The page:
AHC Applauds Rep. Barr (R-KY), House Lawmakers, for Passage of Equine Therapy Amendment, Increased Support for America’s Veterans

July 31, 2017

Prior to adjourning for the August recess, the U.S. House of Representatives approved an amendment to the “Make America Secure Appropriations Act” (H.R. 3219) offered by Rep. Andy Barr (R-KY), a bill that will increase equine therapy funding for veterans by $5 million during FY2018.  In a statement released Friday, July 28, Congressman Barr expressed his pleasure over passage of the defense spending legislation.  He stated that he is “particularly pleased that the final bill … expands the availability of evidence-based equine treatment for veterans who have suffered trauma while serving our country.”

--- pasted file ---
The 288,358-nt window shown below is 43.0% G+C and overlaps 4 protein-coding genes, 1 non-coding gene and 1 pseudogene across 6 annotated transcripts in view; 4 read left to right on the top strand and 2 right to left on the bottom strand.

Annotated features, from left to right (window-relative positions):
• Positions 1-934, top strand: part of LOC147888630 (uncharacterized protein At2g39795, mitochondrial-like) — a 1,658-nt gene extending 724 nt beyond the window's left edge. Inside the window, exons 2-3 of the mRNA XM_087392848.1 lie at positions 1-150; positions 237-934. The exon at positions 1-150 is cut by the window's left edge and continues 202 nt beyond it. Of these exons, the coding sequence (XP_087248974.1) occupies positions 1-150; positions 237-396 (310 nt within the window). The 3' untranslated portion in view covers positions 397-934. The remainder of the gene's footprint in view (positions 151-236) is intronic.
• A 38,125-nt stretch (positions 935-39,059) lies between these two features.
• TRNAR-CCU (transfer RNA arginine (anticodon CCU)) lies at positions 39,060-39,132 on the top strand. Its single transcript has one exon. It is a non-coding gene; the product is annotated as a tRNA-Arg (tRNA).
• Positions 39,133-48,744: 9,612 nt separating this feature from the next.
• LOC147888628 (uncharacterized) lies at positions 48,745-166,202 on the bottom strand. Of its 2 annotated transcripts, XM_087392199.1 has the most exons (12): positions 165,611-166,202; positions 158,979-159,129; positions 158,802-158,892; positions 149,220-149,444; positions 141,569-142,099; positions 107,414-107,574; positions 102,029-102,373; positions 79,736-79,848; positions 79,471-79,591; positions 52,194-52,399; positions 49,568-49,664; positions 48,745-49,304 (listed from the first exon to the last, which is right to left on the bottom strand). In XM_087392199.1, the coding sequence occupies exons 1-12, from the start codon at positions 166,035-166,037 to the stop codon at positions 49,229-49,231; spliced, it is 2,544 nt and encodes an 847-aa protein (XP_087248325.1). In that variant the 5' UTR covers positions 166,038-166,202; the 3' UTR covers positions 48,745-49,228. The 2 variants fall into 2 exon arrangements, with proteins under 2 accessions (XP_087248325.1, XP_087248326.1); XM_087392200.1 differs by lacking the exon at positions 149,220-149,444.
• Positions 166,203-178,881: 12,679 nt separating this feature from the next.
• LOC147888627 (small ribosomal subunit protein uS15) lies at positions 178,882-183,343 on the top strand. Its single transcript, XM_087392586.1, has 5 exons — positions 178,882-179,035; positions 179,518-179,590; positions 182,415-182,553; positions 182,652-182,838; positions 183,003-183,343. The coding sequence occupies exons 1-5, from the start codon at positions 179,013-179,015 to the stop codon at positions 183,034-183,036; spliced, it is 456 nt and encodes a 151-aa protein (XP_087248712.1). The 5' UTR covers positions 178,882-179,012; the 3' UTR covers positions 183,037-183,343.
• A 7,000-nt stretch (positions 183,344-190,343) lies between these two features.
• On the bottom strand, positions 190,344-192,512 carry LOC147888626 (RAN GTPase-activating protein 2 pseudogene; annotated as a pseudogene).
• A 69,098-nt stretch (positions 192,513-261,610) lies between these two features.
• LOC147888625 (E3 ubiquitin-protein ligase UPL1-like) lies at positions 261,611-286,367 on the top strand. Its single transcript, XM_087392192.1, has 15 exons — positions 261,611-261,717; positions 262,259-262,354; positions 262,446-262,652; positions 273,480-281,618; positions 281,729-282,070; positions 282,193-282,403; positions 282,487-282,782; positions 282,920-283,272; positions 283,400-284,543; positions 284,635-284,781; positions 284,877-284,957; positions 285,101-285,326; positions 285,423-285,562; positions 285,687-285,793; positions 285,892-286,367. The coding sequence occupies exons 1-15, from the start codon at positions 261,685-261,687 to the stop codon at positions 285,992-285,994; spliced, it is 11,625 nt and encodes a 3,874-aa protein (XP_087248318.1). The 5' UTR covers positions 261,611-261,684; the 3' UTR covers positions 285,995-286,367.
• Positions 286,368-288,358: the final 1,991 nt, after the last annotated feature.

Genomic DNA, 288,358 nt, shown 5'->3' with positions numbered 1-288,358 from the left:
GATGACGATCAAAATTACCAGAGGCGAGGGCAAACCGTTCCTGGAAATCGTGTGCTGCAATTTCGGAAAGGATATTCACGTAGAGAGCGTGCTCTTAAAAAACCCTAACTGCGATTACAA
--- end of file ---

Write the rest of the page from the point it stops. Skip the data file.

Before the equine therapy provision becomes law, House and Senate lawmakers must convene a “conference” to negotiate final legislation for a vote in both chambers, and present the bill to the President for his signature.  Because the House will not return to Washington until September 5, Congress will not be able to negotiate a final bill until the fall. Following failure of healthcare legislation last week, Senate Majority Leader Mitch McConnell (R-KY) has identified Federal Drug Administration (FDA) funding, Department of Defense (DOD) authorization legislation, and federal appointments as priorities for the next two weeks.  Congress must pass final spending bills, or a continuing resolution, prior to the end of the current fiscal year on September 30.